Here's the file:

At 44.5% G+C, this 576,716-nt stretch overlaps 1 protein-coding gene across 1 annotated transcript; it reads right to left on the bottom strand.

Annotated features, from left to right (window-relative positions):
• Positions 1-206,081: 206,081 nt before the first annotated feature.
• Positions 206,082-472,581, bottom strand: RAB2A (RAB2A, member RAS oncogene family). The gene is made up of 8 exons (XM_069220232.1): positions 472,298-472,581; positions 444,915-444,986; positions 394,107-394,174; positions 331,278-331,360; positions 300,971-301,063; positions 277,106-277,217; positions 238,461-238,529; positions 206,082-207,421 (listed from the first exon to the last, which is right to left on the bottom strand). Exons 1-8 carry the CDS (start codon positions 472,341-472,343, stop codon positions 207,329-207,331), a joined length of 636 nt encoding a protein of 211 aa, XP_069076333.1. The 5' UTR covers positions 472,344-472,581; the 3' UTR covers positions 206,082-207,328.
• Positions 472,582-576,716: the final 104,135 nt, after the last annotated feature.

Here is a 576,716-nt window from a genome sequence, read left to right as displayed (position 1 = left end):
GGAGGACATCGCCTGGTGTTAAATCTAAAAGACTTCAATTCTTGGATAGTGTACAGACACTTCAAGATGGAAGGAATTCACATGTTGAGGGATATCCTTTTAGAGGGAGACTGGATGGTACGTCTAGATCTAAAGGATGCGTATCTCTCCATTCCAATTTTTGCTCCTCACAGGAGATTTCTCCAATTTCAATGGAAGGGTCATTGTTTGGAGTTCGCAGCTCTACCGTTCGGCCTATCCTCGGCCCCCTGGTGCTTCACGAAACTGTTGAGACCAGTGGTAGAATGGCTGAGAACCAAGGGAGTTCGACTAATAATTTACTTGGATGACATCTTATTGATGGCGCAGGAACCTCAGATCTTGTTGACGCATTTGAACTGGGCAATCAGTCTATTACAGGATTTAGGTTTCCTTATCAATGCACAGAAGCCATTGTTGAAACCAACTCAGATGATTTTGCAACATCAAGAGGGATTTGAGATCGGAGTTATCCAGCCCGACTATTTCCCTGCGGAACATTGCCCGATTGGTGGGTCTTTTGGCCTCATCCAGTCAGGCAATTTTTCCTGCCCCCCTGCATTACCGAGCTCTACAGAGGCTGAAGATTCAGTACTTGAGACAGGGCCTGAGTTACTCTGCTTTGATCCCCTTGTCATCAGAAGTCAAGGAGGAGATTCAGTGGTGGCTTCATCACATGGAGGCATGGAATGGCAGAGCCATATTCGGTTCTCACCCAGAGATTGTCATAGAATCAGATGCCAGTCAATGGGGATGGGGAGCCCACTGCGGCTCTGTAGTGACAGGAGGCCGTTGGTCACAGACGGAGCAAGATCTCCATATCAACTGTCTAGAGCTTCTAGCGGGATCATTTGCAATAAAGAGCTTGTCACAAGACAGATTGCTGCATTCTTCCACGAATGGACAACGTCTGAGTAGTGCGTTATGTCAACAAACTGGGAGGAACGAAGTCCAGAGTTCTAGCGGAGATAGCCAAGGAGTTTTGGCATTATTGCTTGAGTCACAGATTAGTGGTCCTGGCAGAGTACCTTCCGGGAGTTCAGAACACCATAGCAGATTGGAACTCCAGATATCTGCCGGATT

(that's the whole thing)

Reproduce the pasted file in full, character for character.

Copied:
At 44.5% G+C, this 576,716-nt stretch overlaps 1 protein-coding gene across 1 annotated transcript; it reads right to left on the bottom strand.

Annotated features, from left to right (window-relative positions):
• Positions 1-206,081: 206,081 nt before the first annotated feature.
• Positions 206,082-472,581, bottom strand: RAB2A (RAB2A, member RAS oncogene family). The gene is made up of 8 exons (XM_069220232.1): positions 472,298-472,581; positions 444,915-444,986; positions 394,107-394,174; positions 331,278-331,360; positions 300,971-301,063; positions 277,106-277,217; positions 238,461-238,529; positions 206,082-207,421 (listed from the first exon to the last, which is right to left on the bottom strand). Exons 1-8 carry the CDS (start codon positions 472,341-472,343, stop codon positions 207,329-207,331), a joined length of 636 nt encoding a protein of 211 aa, XP_069076333.1. The 5' UTR covers positions 472,344-472,581; the 3' UTR covers positions 206,082-207,328.
• Positions 472,582-576,716: the final 104,135 nt, after the last annotated feature.

Here is a 576,716-nt window from a genome sequence, read left to right as displayed (position 1 = left end):
GGAGGACATCGCCTGGTGTTAAATCTAAAAGACTTCAATTCTTGGATAGTGTACAGACACTTCAAGATGGAAGGAATTCACATGTTGAGGGATATCCTTTTAGAGGGAGACTGGATGGTACGTCTAGATCTAAAGGATGCGTATCTCTCCATTCCAATTTTTGCTCCTCACAGGAGATTTCTCCAATTTCAATGGAAGGGTCATTGTTTGGAGTTCGCAGCTCTACCGTTCGGCCTATCCTCGGCCCCCTGGTGCTTCACGAAACTGTTGAGACCAGTGGTAGAATGGCTGAGAACCAAGGGAGTTCGACTAATAATTTACTTGGATGACATCTTATTGATGGCGCAGGAACCTCAGATCTTGTTGACGCATTTGAACTGGGCAATCAGTCTATTACAGGATTTAGGTTTCCTTATCAATGCACAGAAGCCATTGTTGAAACCAACTCAGATGATTTTGCAACATCAAGAGGGATTTGAGATCGGAGTTATCCAGCCCGACTATTTCCCTGCGGAACATTGCCCGATTGGTGGGTCTTTTGGCCTCATCCAGTCAGGCAATTTTTCCTGCCCCCCTGCATTACCGAGCTCTACAGAGGCTGAAGATTCAGTACTTGAGACAGGGCCTGAGTTACTCTGCTTTGATCCCCTTGTCATCAGAAGTCAAGGAGGAGATTCAGTGGTGGCTTCATCACATGGAGGCATGGAATGGCAGAGCCATATTCGGTTCTCACCCAGAGATTGTCATAGAATCAGATGCCAGTCAATGGGGATGGGGAGCCCACTGCGGCTCTGTAGTGACAGGAGGCCGTTGGTCACAGACGGAGCAAGATCTCCATATCAACTGTCTAGAGCTTCTAGCGGGATCATTTGCAATAAAGAGCTTGTCACAAGACAGATTGCTGCATTCTTCCACGAATGGACAACGTCTGAGTAGTGCGTTATGTCAACAAACTGGGAGGAACGAAGTCCAGAGTTCTAGCGGAGATAGCCAAGGAGTTTTGGCATTATTGCTTGAGTCACAGATTAGTGGTCCTGGCAGAGTACCTTCCGGGAGTTCAGAACACCATAGCAGATTGGAACTCCAGATATCTGCCGGATT